Confirmation 101

So there’s been a lot of talk at Restoration recently about confirmation. That’s because our bishop, David Bena, will be visiting Restoration on Palm Sunday (April 5), and he’ll be confirming people at that time. This brings up a lot of questions: What is confirmation? Is it for me? Why do I need it? Why would I want it? What am I being confirmed into? If I was confirmed somewhere else, isn’t that good enough? Why does the bishop need to do it? (What’s a bishop?)

Lots of good questions, all worth asking. I’m going to explore some of them here on the blog in the next few days. I hope this will open up thoughts and questions and conversations and prayers about what it means to be on this journey of faith together at Restoration.

So, what is confirmation? One way to answer that question is to say that confirmation is a sacrament in the Anglican church. A sacrament is “an outward and visible sign of an inward and spiritual grace.” In other words, something that we can do, say, see, feel, or touch that signals the invisible work that God does by imparting his grace to our hearts. In Anglicanism, we have two main sacraments (the “Sacraments of the Gospel”), which are baptism and the Eucharist; they’re the two that Christ expressly mandated his disciples to follow. There are also five other sacraments, including confirmation. These aren’t necessary for everyone to experience, but they are ways that God communicates his grace to us. (Check out p. 857-861 in the BCP for more on this.)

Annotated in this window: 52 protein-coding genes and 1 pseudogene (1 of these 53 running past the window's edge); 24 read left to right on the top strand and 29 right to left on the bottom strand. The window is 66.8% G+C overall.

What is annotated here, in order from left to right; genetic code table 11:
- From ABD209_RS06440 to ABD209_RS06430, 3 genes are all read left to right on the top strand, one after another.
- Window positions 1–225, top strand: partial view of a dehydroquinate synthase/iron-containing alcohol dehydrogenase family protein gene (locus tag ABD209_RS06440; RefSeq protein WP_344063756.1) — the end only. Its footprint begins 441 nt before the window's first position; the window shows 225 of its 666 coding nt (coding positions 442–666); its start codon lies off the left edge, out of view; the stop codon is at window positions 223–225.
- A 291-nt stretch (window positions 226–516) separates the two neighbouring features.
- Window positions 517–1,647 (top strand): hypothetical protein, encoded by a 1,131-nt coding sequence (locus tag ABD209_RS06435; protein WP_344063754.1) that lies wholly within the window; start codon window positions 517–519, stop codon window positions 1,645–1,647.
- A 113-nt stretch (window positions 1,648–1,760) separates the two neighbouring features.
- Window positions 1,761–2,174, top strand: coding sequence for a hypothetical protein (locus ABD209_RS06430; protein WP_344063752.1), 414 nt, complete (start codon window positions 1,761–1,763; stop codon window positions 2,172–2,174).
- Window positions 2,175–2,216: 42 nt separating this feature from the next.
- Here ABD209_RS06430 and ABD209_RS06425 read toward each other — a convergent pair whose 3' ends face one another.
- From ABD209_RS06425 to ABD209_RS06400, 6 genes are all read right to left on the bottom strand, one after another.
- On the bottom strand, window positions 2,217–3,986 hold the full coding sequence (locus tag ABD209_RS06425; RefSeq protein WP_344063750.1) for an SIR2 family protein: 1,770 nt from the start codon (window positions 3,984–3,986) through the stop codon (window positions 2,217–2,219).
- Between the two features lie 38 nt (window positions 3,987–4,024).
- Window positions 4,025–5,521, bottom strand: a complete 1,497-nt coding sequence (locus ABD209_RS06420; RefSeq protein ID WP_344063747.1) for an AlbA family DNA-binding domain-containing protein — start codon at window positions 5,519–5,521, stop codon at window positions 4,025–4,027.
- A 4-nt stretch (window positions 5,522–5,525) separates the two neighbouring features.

That’s kind of a general answer. A more specific answer is that confirmation is the rite through which we make a public declaration of our faith in Jesus Christ and are strengthened by the Holy Spirit to live out that faith in our lives and in the context of our church community. When the bishop confirms you, he asks you to reaffirm the covenant of your baptism; then he lays hands on you and prays that the Holy Spirit would strengthen, empower, and sustain you. In many ways it’s pretty simple. It’s also very powerful.

At its heart, then, confirmation is a gift and a grace—yet one more way that God provides for us to deepen and strengthen and grow our relationship with our Lord, our savior, our redeemer and friend.

Up next: I’d like to be confirmed, I think I’ve already been confirmed, I’m not sure I want to be confirmed… Figuring out whether confirmation is for you.

In the meantime, please comment and question below!